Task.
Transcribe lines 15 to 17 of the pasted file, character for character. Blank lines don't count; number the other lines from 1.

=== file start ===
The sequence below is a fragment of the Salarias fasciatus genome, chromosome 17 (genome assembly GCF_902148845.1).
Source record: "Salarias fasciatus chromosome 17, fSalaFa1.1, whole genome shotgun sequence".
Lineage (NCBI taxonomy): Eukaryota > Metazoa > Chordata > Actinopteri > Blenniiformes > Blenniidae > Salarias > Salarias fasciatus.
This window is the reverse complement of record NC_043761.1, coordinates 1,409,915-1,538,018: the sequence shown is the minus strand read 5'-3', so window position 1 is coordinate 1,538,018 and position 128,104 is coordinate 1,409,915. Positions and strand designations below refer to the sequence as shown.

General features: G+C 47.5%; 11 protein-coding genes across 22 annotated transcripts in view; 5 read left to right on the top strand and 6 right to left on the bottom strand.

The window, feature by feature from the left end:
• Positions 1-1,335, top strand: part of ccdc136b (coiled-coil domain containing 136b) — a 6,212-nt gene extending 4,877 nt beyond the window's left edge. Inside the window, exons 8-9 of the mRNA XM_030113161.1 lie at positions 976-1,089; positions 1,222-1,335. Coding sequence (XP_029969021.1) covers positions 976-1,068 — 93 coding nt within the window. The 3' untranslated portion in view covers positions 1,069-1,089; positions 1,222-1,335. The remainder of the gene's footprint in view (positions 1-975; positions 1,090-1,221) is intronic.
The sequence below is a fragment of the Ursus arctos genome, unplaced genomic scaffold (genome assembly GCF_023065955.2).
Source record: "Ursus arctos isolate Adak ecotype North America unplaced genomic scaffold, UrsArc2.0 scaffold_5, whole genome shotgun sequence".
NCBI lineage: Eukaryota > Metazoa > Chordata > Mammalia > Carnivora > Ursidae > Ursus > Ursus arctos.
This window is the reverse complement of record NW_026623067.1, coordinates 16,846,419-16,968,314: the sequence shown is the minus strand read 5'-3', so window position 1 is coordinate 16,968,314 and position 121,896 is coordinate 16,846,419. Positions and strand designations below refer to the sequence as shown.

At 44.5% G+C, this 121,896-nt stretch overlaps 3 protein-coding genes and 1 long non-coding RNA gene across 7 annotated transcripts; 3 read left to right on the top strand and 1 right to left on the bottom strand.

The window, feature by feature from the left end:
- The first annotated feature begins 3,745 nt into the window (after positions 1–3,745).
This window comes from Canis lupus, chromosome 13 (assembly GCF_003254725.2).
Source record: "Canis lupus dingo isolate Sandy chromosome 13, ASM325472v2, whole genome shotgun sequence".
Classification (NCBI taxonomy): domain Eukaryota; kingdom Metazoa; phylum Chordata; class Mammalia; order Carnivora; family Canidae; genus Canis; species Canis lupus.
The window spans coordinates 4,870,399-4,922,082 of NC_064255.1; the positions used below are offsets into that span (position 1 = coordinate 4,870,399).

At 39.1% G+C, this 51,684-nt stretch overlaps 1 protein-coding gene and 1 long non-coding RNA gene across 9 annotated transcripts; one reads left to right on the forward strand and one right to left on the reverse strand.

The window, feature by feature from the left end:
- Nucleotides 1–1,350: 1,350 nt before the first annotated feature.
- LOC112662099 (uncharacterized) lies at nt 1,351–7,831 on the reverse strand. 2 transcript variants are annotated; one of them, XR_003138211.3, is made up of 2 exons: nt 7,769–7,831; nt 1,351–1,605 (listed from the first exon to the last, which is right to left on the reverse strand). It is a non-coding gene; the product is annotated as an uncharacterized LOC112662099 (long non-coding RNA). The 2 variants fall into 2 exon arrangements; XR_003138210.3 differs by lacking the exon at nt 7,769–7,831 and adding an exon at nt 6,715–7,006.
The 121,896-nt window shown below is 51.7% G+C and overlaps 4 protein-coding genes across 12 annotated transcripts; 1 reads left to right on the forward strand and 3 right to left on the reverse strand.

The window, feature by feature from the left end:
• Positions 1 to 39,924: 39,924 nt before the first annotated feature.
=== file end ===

This window comes from Canis lupus, chromosome 13 (assembly GCF_003254725.2).
Source record: "Canis lupus dingo isolate Sandy chromosome 13, ASM325472v2, whole genome shotgun sequence".
Classification (NCBI taxonomy): domain Eukaryota; kingdom Metazoa; phylum Chordata; class Mammalia; order Carnivora; family Canidae; genus Canis; species Canis lupus.